Need some financial advice? Debt and income crisis? Pay off the house first? Check cashing? Taxes? Credit Cards? Check out what folks are asking Dave Ramsey.
Emergency fund for business?
I have my own small business. My annual sales are just over $100,000, and I have a couple of months in administrative and general expenses set aside. Should I have an emergency fund for my company, too? If so, how much?
This is a great question! I like the idea of a small business having six months of expenses set aside in an emergency fund. A financial cushion like that provides peace of mind and options. Also, it eliminates the need for borrowing money. With that kind of cash sitting around, you basically become your own line of credit.
When it comes to personal finance, I usually recommend setting aside an emergency fund of three to six months of expenses—depending on a person’s overall financial condition. But the basic idea is the same, regardless of whether you’re talking about personal finance or the financial health of your small business.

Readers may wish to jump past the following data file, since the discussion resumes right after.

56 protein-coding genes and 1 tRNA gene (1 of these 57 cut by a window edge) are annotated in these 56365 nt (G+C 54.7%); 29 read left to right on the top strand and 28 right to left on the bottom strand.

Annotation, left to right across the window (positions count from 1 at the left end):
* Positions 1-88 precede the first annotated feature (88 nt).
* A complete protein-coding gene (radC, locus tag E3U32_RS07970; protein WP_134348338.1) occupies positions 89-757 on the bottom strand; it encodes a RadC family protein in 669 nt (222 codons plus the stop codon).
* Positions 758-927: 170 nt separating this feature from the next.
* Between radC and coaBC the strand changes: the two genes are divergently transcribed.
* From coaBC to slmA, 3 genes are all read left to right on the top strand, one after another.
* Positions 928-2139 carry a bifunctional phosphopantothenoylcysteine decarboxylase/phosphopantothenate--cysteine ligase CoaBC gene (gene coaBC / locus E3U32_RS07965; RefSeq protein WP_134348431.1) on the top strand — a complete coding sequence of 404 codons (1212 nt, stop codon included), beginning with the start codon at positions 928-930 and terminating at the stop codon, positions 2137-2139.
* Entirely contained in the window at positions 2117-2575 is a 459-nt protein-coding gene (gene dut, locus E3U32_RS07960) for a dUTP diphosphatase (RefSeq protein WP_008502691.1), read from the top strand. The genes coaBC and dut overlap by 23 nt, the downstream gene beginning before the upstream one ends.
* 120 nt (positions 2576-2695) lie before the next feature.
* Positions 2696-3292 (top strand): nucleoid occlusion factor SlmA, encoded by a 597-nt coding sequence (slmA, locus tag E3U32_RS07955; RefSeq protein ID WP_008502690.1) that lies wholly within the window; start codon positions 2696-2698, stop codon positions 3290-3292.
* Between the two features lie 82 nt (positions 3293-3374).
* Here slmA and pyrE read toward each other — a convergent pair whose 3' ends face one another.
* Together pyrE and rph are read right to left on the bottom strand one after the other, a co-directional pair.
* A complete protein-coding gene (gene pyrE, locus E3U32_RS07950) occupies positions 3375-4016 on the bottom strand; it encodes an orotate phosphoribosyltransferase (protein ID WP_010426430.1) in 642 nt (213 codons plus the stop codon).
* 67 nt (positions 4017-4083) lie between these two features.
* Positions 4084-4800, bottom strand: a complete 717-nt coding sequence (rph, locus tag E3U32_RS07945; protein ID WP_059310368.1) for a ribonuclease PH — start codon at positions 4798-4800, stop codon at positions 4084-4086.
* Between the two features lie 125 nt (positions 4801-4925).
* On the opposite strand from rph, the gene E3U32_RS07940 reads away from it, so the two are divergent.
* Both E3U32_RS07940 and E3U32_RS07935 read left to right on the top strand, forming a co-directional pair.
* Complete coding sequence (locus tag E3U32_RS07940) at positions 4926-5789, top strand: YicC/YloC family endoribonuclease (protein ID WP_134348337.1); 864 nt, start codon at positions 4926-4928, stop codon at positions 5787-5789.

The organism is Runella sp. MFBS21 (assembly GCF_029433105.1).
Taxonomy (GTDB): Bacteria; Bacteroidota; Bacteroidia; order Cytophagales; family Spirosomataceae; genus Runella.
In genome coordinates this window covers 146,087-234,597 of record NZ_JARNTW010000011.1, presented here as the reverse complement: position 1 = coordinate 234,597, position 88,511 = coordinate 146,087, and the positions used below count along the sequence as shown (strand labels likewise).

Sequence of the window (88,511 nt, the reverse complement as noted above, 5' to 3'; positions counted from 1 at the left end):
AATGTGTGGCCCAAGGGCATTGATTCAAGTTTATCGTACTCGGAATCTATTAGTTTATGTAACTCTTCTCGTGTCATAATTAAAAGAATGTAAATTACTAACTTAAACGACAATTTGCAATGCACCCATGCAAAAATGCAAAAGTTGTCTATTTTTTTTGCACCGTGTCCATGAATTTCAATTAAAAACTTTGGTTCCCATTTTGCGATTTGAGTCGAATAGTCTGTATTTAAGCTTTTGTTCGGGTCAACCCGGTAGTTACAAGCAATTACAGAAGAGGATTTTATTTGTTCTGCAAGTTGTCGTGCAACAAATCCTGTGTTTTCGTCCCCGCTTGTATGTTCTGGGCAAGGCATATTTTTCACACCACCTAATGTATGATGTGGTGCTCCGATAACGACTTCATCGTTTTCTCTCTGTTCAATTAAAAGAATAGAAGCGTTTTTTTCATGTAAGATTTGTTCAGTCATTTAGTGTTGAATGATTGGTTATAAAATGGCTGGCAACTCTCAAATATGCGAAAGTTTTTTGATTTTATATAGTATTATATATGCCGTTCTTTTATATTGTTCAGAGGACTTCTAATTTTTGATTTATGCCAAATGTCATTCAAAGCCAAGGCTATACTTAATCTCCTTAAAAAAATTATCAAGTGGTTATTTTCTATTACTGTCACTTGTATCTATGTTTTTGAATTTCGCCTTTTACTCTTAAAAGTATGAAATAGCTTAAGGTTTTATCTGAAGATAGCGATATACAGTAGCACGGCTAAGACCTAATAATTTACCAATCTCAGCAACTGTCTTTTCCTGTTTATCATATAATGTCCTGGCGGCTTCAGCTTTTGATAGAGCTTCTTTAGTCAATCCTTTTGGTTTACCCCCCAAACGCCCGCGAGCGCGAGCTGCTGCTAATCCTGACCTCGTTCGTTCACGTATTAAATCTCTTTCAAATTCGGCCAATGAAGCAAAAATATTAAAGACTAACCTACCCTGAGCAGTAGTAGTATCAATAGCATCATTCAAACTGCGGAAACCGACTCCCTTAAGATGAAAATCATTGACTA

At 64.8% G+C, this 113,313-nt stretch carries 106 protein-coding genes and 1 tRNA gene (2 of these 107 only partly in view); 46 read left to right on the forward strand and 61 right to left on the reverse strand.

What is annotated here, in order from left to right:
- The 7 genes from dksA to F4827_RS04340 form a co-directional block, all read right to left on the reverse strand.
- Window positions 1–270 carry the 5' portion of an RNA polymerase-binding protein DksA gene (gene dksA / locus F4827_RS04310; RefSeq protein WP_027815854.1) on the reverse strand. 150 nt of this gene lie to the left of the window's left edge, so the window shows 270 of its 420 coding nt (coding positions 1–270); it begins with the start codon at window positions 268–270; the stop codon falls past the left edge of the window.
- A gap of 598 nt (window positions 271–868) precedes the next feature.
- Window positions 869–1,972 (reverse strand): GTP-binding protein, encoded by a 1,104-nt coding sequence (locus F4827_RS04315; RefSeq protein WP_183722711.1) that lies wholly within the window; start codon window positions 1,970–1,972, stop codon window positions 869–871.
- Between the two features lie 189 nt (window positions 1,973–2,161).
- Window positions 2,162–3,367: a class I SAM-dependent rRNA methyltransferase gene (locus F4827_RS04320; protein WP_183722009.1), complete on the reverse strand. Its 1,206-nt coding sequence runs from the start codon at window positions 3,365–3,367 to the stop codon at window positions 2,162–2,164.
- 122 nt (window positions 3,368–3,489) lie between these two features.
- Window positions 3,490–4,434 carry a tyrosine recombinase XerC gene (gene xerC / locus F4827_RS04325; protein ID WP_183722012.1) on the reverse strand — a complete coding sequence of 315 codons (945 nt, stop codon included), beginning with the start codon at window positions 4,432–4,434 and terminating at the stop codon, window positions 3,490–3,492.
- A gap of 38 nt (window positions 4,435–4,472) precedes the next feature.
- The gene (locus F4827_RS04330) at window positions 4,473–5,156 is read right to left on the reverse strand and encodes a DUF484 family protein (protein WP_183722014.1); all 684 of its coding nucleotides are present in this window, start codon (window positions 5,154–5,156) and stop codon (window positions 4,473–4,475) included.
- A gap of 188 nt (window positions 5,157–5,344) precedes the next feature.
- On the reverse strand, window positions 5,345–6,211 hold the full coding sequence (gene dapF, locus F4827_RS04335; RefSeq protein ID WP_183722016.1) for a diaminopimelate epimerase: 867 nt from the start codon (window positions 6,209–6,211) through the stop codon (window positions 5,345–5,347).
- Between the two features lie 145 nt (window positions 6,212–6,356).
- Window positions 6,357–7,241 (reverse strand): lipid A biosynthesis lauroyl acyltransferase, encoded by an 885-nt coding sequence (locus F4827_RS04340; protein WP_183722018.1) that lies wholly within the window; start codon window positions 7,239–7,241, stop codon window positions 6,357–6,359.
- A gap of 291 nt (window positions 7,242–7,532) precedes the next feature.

An entrepreneur has enough to worry about on a day-to-day basis. Having a fully-funded emergency fund for your business can turn a disaster into nothing more than a minor inconvenience!
Budget billing for utilities?
I’m just starting my debt-free journey and trying to lay out a budget. What are your thoughts on budget billing for utilities?
I think it’s wonderful! There’s absolutely nothing wrong with it at all. For a lot of folks, especially those in your situation, it helps smooth out utility payments and make them a little more manageable.
In most budget billing scenarios, they add up your utility bill for the last 12 months and divide that total by twelve to determine a fixed billing amount for the next twelve months. It can make things so much easier when you’re first starting to live on a budget, and you don’t have a lot of wiggle room where your finances are concerned.
I’m glad you’re taking steps to get control of your money, Ryan. You can do this!